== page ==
An agent recently told us he only refers his clients to “one loan officer” because that loan officer “offers a ‘free’ refi to all of his clients in 6 months, if rates fall.”
We tried to explain to the agent that there is no such thing as a free refi, and that every lender in the world offers the same deal (because we make money when we refinance someone), but the agent wouldn’t have it.
So, I thought I’d blog about this again.
Every refi comes with about $2,000 to $4,500 (depending on loan amount) of “non-recurring closing costs” or one-time fees, such as an appraisal, title insurance, escrow fees, notary fees, and underwriting fees.
Those refi fees can be covered in three ways:
- “Out Of Pocket” – where the borrower writes a check to cover them with funds from his bank account;
- From Loan Proceeds – where the loan amount is increased by enough to cover closing costs; or
- With A Lender Credit – where the lender covers the closing cost with an actual credit.
The third option (lender credit) is the most common and it is what we recommend for reasons I set out below.
BUT – there is no such thing as a free lunch! Lender credits almost always come with higher rates.
This is because lenders get more “yield premium” when they sell a loan with a higher rate, and they need that extra yield premium to pay for the credit they are giving for closing costs.
As a reminder, most mortgage lenders make money by selling the loans they fund on the secondary market (to various “investors”) for “premiums.”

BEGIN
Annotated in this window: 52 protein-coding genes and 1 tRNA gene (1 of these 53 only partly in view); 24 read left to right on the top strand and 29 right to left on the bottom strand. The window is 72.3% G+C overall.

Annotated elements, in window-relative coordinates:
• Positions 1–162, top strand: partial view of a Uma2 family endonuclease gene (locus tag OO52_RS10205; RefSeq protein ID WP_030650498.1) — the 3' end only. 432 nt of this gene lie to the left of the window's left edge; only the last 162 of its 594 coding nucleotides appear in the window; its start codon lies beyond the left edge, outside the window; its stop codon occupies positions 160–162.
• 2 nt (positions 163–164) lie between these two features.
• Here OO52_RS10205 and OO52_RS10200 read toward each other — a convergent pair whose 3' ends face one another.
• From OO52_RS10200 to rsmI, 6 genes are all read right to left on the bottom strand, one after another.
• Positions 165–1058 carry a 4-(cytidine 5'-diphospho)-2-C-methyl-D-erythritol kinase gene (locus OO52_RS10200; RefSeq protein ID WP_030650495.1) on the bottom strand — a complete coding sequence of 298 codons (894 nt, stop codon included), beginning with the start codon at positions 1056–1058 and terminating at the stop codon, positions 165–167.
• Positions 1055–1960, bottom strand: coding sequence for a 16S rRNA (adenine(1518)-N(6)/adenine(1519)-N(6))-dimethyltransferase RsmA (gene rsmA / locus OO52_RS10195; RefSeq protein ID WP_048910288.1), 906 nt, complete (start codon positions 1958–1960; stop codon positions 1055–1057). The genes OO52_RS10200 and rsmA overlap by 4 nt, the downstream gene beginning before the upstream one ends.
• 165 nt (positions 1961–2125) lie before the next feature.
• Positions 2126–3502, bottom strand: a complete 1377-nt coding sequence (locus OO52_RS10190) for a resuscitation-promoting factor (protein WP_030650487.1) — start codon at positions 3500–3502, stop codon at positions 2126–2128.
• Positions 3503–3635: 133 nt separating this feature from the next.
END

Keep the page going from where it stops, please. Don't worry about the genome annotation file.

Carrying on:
For example, if a lender is able to sell a $500,000 loan at 5.5% for $510,000 on the secondary market, it might be able to sell a $500,000 loan at 6.0% for $515,000 (or for 1% or $5,000 more because the rate is 1/2% higher).
When lenders offer “no cost” or “free” refis, they are usually just offering a lender credit for closing costs that comes with a slightly higher rate (usually about 1/4% higher, but it depends – based mostly on loan amount).
Some shady lenders also offer “no cost” refis when they really mean “no out of pocket costs” – simply because they are bumping the loan amount to cover closing costs and not offering a credit at all.
We usually recommend “no cost”/lender credit refis because most borrowers don’t want to part with personal funds; don’t want to increase their loan amount; and/or don’t expect to keep their loan long enough to offset the higher costs they’d have to pay to get a lower rate.
So, once again, borrowers simply need to beware. And – borrowers most definitely should not use a lender for their purchase mortgage simply because it offers “free” refis if rates fall, because – what sane lender doesn’t?
Rates Rose Again and Have Been Rising for All of August
Rates rose again today, and they have now risen a 1/2% or more over the month of August. This is primarily in response to continued inflation concerns and the likelihood of a large increase in the Fed Funds Rate in September.
This is all somewhat ironic though, as many prices are notably falling (gas, commodities, and many food products), and rates often fall when the Fed increases the Fed Funds Rate because investors perceive the increases as “inflation fighting.”
Founder | JVM Lending
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